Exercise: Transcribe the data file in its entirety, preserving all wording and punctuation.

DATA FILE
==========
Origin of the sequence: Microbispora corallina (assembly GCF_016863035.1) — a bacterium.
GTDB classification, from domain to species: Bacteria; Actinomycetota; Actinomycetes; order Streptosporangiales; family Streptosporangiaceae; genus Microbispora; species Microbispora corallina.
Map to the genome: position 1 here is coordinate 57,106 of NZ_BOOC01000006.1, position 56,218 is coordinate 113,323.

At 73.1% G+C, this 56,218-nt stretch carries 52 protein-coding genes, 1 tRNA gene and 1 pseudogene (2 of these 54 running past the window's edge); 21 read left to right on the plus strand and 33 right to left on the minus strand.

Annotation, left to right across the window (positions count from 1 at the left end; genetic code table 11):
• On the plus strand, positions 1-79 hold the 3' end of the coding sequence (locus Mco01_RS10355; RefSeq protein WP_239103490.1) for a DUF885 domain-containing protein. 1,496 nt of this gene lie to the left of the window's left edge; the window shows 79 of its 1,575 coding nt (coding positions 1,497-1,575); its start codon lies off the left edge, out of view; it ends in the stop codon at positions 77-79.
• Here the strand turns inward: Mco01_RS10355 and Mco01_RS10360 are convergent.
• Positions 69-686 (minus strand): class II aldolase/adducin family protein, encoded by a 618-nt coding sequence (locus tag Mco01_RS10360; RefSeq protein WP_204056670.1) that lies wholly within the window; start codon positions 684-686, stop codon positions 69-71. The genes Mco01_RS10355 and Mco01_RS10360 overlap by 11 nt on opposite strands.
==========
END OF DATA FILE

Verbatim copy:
Origin of the sequence: Microbispora corallina (assembly GCF_016863035.1) — a bacterium.
GTDB classification, from domain to species: Bacteria; Actinomycetota; Actinomycetes; order Streptosporangiales; family Streptosporangiaceae; genus Microbispora; species Microbispora corallina.
Map to the genome: position 1 here is coordinate 57,106 of NZ_BOOC01000006.1, position 56,218 is coordinate 113,323.

At 73.1% G+C, this 56,218-nt stretch carries 52 protein-coding genes, 1 tRNA gene and 1 pseudogene (2 of these 54 running past the window's edge); 21 read left to right on the plus strand and 33 right to left on the minus strand.

Annotation, left to right across the window (positions count from 1 at the left end; genetic code table 11):
• On the plus strand, positions 1-79 hold the 3' end of the coding sequence (locus Mco01_RS10355; RefSeq protein WP_239103490.1) for a DUF885 domain-containing protein. 1,496 nt of this gene lie to the left of the window's left edge; the window shows 79 of its 1,575 coding nt (coding positions 1,497-1,575); its start codon lies off the left edge, out of view; it ends in the stop codon at positions 77-79.
• Here the strand turns inward: Mco01_RS10355 and Mco01_RS10360 are convergent.
• Positions 69-686 (minus strand): class II aldolase/adducin family protein, encoded by a 618-nt coding sequence (locus tag Mco01_RS10360; RefSeq protein WP_204056670.1) that lies wholly within the window; start codon positions 684-686, stop codon positions 69-71. The genes Mco01_RS10355 and Mco01_RS10360 overlap by 11 nt on opposite strands.